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'The Three of Us' tracks a married couple and the wife's manipulative best friend

G.P. Putnam's Sons

The Three of Us, a tightly constructed debut novel written during lockdown by British Nigerian Ore Agbaje-Williams, a book editor in the U.K., had me feeling trapped and looking for escape routes.

Billed as a mashup of domestic noir and comedy of manners, Agbaje-Williams' novel closely tracks the insidious dynamic between three wealthy, well-educated young Brits of Nigerian descent — a married couple and the wife's devilishly manipulative best friend — over the course of a single wine-drenched day. The result is decidedly more discomforting than amusing.

Each of the three characters takes a turn sharing their perspective, beginning with the beautiful unnamed wife, who doesn't work or do much but exercise, gossip and get soused with her disruptive best friend from childhood, whom her husband detests. Temi, the only named character, shows up regularly at the couple's posh home, where they're "only the third Black couple to move into the gated community in its entire eight-year existence." She routinely overstays her welcome and baits, insults and enrages the mild-mannered husband, which his wife somehow finds amusing. "I expected to live with one woman when I got married," he says. "Apparently I live with two."

What's with Temi? We have to wait for the third section of the novel to hear her point of view, but there's no big reveal because by then we're pretty much onto her: She can't believe that her friend has betrayed their college understanding — to never marry and to live BMFM: "By Myself, For Myself." But for Temi, their pact meant undying allegiance to her.

Temi doesn't mince words, especially when attacking the husband. She tells her friend that "this man doesn't fit into the plans we made." In fact, all men were never part of her plan. She considers them "instruments, not partners. Their presumed superiority over women throughout history has made them complacent and stopped them from adequately evolving, and so now they are no longer fit for long-term use." In one of the book's funnier lines, she says, "Men are like those pans that say non-stick and then you fry one egg and the whole pan is ruined."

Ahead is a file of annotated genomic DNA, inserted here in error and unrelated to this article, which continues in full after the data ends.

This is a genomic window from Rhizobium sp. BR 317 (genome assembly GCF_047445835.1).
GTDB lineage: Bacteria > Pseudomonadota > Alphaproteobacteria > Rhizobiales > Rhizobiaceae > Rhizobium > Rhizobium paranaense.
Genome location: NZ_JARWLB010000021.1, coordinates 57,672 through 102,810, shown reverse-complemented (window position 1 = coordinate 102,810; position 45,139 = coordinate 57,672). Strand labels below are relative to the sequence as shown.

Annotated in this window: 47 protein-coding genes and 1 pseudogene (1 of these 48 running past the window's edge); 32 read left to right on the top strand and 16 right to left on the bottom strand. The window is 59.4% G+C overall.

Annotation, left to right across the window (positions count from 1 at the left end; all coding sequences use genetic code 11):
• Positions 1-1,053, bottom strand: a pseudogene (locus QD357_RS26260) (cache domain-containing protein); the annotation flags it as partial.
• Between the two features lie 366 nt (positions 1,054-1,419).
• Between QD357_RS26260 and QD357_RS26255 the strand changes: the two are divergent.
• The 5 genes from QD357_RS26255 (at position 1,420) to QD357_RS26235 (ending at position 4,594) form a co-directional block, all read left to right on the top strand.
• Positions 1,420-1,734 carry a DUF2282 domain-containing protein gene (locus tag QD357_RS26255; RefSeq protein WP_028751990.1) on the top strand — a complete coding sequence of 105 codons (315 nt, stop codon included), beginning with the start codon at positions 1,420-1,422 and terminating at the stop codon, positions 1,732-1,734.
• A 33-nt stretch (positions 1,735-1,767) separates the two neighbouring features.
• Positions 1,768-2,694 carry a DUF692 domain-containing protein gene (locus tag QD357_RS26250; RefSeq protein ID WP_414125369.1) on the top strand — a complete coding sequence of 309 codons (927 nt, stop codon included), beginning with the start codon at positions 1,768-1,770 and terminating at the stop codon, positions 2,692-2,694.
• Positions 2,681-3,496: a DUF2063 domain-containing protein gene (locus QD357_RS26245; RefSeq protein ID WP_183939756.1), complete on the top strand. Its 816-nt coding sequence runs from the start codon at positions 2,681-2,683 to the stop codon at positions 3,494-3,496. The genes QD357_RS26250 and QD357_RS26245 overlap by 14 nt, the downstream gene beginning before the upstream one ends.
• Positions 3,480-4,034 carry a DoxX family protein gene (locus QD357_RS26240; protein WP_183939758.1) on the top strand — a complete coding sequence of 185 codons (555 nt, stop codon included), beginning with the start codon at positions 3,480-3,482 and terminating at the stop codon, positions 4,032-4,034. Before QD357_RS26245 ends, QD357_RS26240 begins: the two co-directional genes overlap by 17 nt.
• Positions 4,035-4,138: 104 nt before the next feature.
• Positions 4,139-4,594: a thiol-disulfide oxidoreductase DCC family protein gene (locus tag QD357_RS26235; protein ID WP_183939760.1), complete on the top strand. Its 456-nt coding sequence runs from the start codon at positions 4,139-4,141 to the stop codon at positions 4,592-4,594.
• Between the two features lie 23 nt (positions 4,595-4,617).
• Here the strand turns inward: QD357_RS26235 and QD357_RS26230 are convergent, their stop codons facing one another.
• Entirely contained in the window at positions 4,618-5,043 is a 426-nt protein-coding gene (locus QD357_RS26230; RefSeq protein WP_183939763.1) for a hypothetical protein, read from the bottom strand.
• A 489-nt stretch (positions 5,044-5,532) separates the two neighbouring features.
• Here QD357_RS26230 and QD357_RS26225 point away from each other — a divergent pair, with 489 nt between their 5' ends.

The wife comments: "It's been an ongoing theme throughout my relationship with my husband that Temi believes that I don't love him and that I have a brilliant endgame that I am working toward." Yet she fails to defend her marriage or her husband, preferring to remain a "Switzerland" between the two warring parties.

When the wife tells Temi that she and her husband are trying to conceive a child, Temi is outraged. She amps up her efforts to derail the marriage, resorting to stealth attacks — including undermining the husband's trust of his wife.

We've seen jealous, possessive friends and housewreckers with no boundaries before, though perhaps not quite so thoroughly, unapologetically unlikeable. Of course, fictional characters needn't be likeable or sympathetic to be effective, but they must be interesting. Temi, manipulative and controlling, bears similarities with the intrusive scene-stealers in Zoë Heller's What Was She Thinking? Notes on a Scandal and Claire Messud's The Woman Upstairs. But she's more annoying than intriguing.

The vapid, contented wife doesn't help matters. "My husband and I match because he expects nothing from me...He wanted someone calm and beautiful...In my husband I found someone for whom the bare minimum was more than enough, someone who didn't expect anything of me that I wasn't willing to give." Until he pressed for a child.

Does the trio's Nigerian roots change the picture? Not much — though like many children of immigrants, they are under added pressure from their parents to "tick the boxes" — top grades in school, professional success, good marriages and children. Here, the women are clearly acting out against such expectations. As for the husband, he is a dutiful, loving son, pleased with his privileged life. He's blandness personified. Temi, a brilliant student, rebelled early, insisting on being her own person. But she needed an acolyte. She freed her meek friend from parental control and took her under her wing — where she expected her to stay.

How does the characters' wealth affect this chilling exploration of marriage, friendship, loyalty, and doubt? Does it tip it over into fantasy — or lower the stakes? Although the couple's cupboard is woefully bare — and unhealthy Snickers (the candy bars, not the smirks) are strictly rationed — no one is in danger of going hungry in this household. Untouched by real worries, the spoiled threesome are free to toy with each other.

As the tension of this well-crafted but nasty long day's journey into night mounts, its combination of booze, taunts, and the shadow of an unborn child made me think of Edward Albee's Who's Afraid of Virginia Woolf, though The Three of Us is far less shocking or powerful. In fact, this novel, structured like a three act play, would probably play better on stage than on the page.

Bottom line: Agbaje-Williams fails to make us care how this power grab plays out.

Copyright 2023 NPR. To see more, visit https://www.npr.org.

Heller McAlpin is a New York-based critic who reviews books regularly for NPR.org, The Los Angeles Times, The Washington Post, The Christian Science Monitor, The San Francisco Chronicle and other publications.